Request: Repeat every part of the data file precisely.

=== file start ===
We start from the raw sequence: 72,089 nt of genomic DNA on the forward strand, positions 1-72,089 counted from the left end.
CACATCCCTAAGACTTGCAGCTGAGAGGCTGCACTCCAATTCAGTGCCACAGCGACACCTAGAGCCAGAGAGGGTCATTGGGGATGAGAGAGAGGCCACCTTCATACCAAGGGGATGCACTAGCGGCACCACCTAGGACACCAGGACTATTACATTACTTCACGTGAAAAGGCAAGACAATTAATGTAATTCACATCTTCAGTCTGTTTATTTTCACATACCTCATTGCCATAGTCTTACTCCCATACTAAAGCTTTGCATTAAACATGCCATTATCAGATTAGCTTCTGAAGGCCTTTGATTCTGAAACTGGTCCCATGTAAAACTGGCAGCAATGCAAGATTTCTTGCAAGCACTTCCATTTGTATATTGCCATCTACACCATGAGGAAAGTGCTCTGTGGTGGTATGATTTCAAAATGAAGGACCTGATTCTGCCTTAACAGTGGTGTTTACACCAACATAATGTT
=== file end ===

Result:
We start from the raw sequence: 72,089 nt of genomic DNA on the forward strand, positions 1-72,089 counted from the left end.
CACATCCCTAAGACTTGCAGCTGAGAGGCTGCACTCCAATTCAGTGCCACAGCGACACCTAGAGCCAGAGAGGGTCATTGGGGATGAGAGAGAGGCCACCTTCATACCAAGGGGATGCACTAGCGGCACCACCTAGGACACCAGGACTATTACATTACTTCACGTGAAAAGGCAAGACAATTAATGTAATTCACATCTTCAGTCTGTTTATTTTCACATACCTCATTGCCATAGTCTTACTCCCATACTAAAGCTTTGCATTAAACATGCCATTATCAGATTAGCTTCTGAAGGCCTTTGATTCTGAAACTGGTCCCATGTAAAACTGGCAGCAATGCAAGATTTCTTGCAAGCACTTCCATTTGTATATTGCCATCTACACCATGAGGAAAGTGCTCTGTGGTGGTATGATTTCAAAATGAAGGACCTGATTCTGCCTTAACAGTGGTGTTTACACCAACATAATGTT